In New Zealand, Attenborough observes keas , parrots that do not eat meat exclusively, raiding a shearwater's burrow for a chick. However, it is the dedicated birds of prey , such as owls , buzzards , eagles , falcons and vultures , to which much of the programme is devoted.
The secret life of birds : who they are and what they do
In order to spot and pursue their victims, senses of sight and hearing are very acute. Vultures are the exception, in that they eat what others have left, and once a carcass is found, so many birds descend on it that the carrion seems submerged beneath them.
The turkey vulture is an anomaly within its group, as it also has a keen sense of smell. Eagles defend their territory vigorously, and a pair of sea eagles are shown engaging in an aerial battle. The African harrier-hawk has adapted to extracting burrowing animals by virtue of an especially long, double-jointed pair of legs.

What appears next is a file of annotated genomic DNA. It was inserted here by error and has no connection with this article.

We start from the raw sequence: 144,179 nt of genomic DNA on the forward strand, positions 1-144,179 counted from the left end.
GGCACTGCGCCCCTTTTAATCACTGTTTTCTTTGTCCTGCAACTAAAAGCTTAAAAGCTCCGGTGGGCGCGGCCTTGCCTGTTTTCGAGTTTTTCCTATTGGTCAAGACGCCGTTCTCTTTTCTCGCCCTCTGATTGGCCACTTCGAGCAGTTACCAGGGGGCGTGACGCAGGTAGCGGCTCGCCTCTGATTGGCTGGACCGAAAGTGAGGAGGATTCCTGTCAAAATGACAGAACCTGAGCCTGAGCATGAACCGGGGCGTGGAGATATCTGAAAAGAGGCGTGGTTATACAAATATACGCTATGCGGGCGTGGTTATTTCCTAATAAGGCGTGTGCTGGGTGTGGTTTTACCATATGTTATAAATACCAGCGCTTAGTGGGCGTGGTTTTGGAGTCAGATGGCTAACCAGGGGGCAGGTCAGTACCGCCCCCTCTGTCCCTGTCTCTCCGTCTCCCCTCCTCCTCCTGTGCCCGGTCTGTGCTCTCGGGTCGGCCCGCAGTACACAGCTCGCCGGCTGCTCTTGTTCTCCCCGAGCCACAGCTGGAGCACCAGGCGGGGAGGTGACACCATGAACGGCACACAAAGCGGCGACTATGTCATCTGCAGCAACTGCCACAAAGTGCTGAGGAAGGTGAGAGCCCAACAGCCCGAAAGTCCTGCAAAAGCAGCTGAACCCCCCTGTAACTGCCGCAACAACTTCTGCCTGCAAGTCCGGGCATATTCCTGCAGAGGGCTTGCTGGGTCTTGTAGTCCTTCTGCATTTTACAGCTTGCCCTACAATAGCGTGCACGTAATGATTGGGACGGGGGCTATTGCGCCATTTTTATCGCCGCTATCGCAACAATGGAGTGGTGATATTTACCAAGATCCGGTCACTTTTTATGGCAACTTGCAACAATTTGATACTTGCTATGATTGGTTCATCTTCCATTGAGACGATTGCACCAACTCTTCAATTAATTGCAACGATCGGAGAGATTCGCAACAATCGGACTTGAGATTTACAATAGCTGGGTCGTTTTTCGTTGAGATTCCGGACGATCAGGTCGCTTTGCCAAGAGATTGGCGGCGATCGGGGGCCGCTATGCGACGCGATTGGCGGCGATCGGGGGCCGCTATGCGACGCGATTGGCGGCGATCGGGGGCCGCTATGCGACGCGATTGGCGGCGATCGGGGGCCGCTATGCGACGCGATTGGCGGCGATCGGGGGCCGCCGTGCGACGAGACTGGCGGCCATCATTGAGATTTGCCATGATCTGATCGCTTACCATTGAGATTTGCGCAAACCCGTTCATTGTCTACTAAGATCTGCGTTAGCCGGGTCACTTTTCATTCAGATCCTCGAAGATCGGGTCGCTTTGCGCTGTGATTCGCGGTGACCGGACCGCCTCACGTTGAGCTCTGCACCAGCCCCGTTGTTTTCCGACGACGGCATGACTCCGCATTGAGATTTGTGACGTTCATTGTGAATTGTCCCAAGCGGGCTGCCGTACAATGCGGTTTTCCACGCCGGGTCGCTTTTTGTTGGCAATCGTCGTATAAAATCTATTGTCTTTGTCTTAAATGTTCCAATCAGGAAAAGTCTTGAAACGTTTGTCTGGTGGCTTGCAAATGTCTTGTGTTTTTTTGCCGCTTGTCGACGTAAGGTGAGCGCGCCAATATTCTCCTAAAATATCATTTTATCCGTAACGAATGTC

By contrast, a shrike is not equipped with the requisite sharp beak and talons needed for butchery, and so dismembers its kill by impaling it on the thorns of acacias. The lammergeier eats bones, and will drop them on to rocks from a great height in order to break them down to a digestible size.
Also featured are the Eurasian sparrowhawk , goshawk and peregrine falcon. Broadcast 18 November , the next programme details river and ocean dwellers. The dipper swims completely below water to search for food, whereas the kingfisher uses a 'harpoon' technique, diving from a vantage point.
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However, the darter uses a combination of both methods, stalking its prey underwater before spearing it. By contrast, the reddish egret uses a kind of dance to flush out the aquatic inhabitants. Skimmers have different-sized mandibles, the lower one being used to skim the water's surface for small fish.